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MCE::Candy(3) User Contributed Perl Documentation MCE::Candy(3)
 

MCE::Candy - Sugar methods and output iterators

This document describes MCE::Candy version 1.837

This module provides a collection of sugar methods and helpful output iterators for preserving output order.

The sugar methods described below were created prior to the 1.5 release which added MCE Models. This module is loaded automatically upon calling a "for" method.

Forchunk, foreach, and forseq are sugar methods in MCE. Workers are spawned automatically, the code block is executed in parallel, and shutdown is called. Do not call these methods if workers must persist afterwards.
Specifying options is optional. Valid options are the same as for the process method.
 ## Declare a MCE instance.
 my $mce = MCE->new(
    max_workers => $max_workers,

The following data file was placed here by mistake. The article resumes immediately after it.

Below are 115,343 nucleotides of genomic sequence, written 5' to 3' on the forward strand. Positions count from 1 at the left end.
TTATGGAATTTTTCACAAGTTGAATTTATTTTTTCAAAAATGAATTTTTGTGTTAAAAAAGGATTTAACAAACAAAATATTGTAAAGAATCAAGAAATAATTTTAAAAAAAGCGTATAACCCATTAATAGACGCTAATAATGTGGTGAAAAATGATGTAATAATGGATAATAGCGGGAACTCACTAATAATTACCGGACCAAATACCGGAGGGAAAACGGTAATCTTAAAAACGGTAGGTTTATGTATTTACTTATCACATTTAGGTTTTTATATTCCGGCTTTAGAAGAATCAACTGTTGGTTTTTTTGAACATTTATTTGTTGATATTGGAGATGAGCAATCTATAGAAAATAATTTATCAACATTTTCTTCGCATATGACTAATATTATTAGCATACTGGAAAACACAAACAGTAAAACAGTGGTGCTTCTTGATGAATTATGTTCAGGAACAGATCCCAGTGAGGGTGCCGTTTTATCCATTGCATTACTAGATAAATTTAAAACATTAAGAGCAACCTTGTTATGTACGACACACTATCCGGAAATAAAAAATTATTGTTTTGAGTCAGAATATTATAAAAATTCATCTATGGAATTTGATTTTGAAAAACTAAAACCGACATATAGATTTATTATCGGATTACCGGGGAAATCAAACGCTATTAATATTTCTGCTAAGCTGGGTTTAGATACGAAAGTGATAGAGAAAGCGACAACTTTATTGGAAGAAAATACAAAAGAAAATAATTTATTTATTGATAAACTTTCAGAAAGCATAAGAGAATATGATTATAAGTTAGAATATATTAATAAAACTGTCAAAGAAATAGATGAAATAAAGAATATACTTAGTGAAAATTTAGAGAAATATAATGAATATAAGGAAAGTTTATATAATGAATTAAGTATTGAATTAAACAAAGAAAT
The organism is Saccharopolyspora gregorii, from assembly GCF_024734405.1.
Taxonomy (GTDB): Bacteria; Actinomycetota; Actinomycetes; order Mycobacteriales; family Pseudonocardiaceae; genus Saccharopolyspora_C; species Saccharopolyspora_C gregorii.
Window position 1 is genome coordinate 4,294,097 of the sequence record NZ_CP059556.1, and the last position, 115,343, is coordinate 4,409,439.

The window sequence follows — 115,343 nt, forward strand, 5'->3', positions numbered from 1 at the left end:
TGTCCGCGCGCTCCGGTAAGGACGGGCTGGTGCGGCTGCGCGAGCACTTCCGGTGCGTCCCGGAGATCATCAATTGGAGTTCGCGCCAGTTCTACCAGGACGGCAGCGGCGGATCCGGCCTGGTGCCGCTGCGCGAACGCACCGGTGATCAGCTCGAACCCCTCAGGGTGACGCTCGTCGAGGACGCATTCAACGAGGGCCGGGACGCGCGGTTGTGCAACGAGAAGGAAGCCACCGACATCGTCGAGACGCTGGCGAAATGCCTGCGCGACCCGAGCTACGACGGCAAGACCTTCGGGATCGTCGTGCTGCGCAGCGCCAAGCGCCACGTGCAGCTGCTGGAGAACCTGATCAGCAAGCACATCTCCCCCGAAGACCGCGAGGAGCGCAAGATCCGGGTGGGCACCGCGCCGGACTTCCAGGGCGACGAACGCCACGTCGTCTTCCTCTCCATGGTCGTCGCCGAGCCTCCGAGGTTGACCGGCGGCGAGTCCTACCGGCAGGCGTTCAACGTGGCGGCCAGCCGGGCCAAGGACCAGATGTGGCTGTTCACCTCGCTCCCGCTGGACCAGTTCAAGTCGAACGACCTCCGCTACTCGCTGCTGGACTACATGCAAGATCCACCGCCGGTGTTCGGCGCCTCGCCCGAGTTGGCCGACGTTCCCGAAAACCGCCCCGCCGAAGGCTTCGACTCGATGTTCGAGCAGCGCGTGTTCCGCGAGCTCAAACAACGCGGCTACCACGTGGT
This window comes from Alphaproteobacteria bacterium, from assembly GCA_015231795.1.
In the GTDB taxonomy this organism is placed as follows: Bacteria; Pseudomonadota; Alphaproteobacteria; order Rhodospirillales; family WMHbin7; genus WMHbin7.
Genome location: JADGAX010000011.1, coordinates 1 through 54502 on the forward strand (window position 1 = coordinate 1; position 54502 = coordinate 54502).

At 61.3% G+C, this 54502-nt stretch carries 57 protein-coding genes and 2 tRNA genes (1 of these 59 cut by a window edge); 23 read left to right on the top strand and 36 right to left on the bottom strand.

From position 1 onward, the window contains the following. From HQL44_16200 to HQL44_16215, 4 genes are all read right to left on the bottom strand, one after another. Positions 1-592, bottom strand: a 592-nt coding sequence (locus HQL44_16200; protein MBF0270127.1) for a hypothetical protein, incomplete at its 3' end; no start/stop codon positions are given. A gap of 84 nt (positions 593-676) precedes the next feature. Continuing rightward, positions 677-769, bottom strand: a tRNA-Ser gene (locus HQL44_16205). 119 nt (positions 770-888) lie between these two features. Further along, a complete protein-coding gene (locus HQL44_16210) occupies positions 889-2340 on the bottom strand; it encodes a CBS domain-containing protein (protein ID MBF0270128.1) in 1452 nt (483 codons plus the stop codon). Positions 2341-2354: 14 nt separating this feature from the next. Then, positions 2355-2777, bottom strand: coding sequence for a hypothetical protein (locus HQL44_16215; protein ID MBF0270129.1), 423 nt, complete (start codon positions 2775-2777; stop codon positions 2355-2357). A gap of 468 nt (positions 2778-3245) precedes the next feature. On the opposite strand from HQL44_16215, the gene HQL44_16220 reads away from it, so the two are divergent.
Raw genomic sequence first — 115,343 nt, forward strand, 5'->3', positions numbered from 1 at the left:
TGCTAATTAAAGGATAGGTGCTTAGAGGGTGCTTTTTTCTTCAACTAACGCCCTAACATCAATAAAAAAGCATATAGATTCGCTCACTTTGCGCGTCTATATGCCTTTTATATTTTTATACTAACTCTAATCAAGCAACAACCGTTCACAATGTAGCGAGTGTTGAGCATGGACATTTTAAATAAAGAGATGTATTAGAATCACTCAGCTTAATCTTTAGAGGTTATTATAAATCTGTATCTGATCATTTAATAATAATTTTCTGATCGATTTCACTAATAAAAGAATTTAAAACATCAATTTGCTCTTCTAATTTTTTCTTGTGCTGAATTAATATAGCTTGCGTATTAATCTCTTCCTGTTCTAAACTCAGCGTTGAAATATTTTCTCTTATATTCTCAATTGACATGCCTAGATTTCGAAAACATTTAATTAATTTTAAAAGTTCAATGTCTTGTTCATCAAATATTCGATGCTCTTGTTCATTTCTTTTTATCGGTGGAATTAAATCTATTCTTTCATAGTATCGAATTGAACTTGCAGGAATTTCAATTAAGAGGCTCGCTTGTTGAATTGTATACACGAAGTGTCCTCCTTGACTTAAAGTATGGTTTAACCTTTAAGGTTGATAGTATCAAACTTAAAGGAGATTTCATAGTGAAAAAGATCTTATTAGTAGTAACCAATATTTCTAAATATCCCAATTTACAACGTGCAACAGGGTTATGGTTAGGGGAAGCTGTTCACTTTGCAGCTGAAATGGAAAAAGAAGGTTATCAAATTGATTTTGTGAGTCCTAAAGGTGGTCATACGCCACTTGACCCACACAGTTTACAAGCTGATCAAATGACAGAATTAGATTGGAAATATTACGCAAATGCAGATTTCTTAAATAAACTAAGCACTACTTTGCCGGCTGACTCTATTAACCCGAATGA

chunk_size  => 20
 );
 ## Arguments inside the code block are the same as passed to user_func.
 $mce->forchunk(\@input_array, sub {
    my ($mce, $chunk_ref, $chunk_id) = @_;
    foreach ( @{ $chunk_ref } ) {
       MCE->print("$chunk_id: $_\n");
    }
 });
 ## Input hash, current API available since 1.828.
 $mce->forchunk(\%input_hash, sub {
    my ($mce, $chunk_ref, $chunk_id) = @_;
    for my $key ( keys %{ $chunk_ref } ) {
       MCE->print("$chunk_id: [ $key ] ", $chunk_ref->{$key}, "\n");
    }
 });
 ## Passing chunk_size as an option.
 $mce->forchunk(\@input_array, { chunk_size => 30 }, sub { ... });
 $mce->forchunk(\%input_hash, { chunk_size => 30 }, sub { ... });